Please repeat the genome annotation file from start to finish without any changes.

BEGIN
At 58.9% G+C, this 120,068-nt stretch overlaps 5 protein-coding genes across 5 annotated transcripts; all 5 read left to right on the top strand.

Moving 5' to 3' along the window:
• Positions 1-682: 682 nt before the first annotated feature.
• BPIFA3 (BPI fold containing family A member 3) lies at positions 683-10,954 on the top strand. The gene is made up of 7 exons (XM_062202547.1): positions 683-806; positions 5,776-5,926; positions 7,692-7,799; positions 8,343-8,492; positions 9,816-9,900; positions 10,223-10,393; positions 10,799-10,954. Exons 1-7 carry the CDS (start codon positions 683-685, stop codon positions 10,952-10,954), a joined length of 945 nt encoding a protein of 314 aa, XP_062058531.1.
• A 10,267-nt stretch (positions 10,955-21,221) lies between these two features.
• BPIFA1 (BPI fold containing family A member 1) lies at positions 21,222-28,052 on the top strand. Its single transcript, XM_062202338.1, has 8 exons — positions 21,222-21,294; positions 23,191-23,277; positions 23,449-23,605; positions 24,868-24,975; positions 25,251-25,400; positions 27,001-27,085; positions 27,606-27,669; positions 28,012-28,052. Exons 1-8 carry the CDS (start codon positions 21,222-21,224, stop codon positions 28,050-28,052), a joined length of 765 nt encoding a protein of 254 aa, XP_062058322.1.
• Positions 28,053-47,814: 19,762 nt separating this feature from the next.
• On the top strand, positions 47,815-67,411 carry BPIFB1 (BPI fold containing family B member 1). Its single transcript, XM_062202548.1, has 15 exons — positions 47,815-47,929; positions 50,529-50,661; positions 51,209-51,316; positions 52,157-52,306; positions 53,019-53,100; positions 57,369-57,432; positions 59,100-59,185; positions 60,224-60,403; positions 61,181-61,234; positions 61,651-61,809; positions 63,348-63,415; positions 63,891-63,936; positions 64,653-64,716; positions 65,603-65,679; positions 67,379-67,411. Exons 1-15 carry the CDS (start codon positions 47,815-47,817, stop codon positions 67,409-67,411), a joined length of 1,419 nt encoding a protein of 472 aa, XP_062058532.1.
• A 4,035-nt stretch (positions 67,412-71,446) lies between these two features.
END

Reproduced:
At 58.9% G+C, this 120,068-nt stretch overlaps 5 protein-coding genes across 5 annotated transcripts; all 5 read left to right on the top strand.

Moving 5' to 3' along the window:
• Positions 1-682: 682 nt before the first annotated feature.
• BPIFA3 (BPI fold containing family A member 3) lies at positions 683-10,954 on the top strand. The gene is made up of 7 exons (XM_062202547.1): positions 683-806; positions 5,776-5,926; positions 7,692-7,799; positions 8,343-8,492; positions 9,816-9,900; positions 10,223-10,393; positions 10,799-10,954. Exons 1-7 carry the CDS (start codon positions 683-685, stop codon positions 10,952-10,954), a joined length of 945 nt encoding a protein of 314 aa, XP_062058531.1.
• A 10,267-nt stretch (positions 10,955-21,221) lies between these two features.
• BPIFA1 (BPI fold containing family A member 1) lies at positions 21,222-28,052 on the top strand. Its single transcript, XM_062202338.1, has 8 exons — positions 21,222-21,294; positions 23,191-23,277; positions 23,449-23,605; positions 24,868-24,975; positions 25,251-25,400; positions 27,001-27,085; positions 27,606-27,669; positions 28,012-28,052. Exons 1-8 carry the CDS (start codon positions 21,222-21,224, stop codon positions 28,050-28,052), a joined length of 765 nt encoding a protein of 254 aa, XP_062058322.1.
• Positions 28,053-47,814: 19,762 nt separating this feature from the next.
• On the top strand, positions 47,815-67,411 carry BPIFB1 (BPI fold containing family B member 1). Its single transcript, XM_062202548.1, has 15 exons — positions 47,815-47,929; positions 50,529-50,661; positions 51,209-51,316; positions 52,157-52,306; positions 53,019-53,100; positions 57,369-57,432; positions 59,100-59,185; positions 60,224-60,403; positions 61,181-61,234; positions 61,651-61,809; positions 63,348-63,415; positions 63,891-63,936; positions 64,653-64,716; positions 65,603-65,679; positions 67,379-67,411. Exons 1-15 carry the CDS (start codon positions 47,815-47,817, stop codon positions 67,409-67,411), a joined length of 1,419 nt encoding a protein of 472 aa, XP_062058532.1.
• A 4,035-nt stretch (positions 67,412-71,446) lies between these two features.